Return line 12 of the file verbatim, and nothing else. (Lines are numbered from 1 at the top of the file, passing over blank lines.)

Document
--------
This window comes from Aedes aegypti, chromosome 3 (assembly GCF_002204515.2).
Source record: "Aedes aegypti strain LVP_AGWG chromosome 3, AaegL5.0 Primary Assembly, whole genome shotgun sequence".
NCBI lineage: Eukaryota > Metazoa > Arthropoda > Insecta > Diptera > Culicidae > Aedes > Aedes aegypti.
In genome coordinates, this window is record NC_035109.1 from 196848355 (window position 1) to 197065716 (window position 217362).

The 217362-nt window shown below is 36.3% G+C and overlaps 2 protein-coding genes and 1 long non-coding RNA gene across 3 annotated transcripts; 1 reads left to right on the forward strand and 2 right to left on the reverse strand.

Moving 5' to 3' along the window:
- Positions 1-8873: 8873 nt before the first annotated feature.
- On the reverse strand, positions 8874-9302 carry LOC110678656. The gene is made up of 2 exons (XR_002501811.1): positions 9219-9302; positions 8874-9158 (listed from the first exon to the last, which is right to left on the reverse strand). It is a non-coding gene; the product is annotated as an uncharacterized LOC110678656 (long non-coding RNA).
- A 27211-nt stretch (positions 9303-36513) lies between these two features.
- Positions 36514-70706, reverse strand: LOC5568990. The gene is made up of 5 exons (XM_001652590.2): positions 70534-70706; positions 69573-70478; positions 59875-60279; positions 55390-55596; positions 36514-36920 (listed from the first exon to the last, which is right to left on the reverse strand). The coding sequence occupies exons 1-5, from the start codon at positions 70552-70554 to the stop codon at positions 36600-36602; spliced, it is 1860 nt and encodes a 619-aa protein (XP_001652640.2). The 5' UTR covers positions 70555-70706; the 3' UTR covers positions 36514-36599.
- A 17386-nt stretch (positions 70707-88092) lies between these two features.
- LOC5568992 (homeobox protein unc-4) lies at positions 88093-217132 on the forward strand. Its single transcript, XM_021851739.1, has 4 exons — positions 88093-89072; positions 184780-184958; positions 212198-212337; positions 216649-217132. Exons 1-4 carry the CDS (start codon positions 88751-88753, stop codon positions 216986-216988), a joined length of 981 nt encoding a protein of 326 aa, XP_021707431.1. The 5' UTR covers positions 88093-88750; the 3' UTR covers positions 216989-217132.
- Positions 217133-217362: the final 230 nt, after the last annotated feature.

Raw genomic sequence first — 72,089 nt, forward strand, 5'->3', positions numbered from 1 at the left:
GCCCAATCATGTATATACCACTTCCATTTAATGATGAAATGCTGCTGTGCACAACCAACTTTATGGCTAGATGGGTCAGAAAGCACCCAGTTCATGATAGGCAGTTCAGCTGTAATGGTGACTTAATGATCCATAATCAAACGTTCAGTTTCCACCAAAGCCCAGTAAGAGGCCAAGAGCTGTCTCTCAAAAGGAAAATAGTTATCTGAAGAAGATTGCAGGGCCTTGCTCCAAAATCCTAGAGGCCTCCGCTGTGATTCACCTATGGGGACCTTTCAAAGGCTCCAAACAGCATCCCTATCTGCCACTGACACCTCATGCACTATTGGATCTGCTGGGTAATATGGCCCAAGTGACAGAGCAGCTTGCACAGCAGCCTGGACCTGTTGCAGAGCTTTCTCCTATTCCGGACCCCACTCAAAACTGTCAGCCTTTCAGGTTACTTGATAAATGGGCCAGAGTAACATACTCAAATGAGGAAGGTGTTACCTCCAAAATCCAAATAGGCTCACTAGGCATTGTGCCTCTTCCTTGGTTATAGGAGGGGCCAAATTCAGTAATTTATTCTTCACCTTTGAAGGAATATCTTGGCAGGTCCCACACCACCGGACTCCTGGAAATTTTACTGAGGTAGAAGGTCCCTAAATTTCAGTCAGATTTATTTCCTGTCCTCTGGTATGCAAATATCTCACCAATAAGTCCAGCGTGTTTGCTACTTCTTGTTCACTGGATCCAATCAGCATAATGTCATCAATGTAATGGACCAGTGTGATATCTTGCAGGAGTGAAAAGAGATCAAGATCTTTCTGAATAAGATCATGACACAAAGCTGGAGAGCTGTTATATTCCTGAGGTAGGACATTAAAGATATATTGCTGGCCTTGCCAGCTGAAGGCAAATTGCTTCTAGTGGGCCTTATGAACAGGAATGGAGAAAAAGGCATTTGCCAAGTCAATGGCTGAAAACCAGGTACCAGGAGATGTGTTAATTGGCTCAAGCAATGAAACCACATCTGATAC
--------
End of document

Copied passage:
- LOC5568992 (homeobox protein unc-4) lies at positions 88093-217132 on the forward strand. Its single transcript, XM_021851739.1, has 4 exons — positions 88093-89072; positions 184780-184958; positions 212198-212337; positions 216649-217132. Exons 1-4 carry the CDS (start codon positions 88751-88753, stop codon positions 216986-216988), a joined length of 981 nt encoding a protein of 326 aa, XP_021707431.1. The 5' UTR covers positions 88093-88750; the 3' UTR covers positions 216989-217132.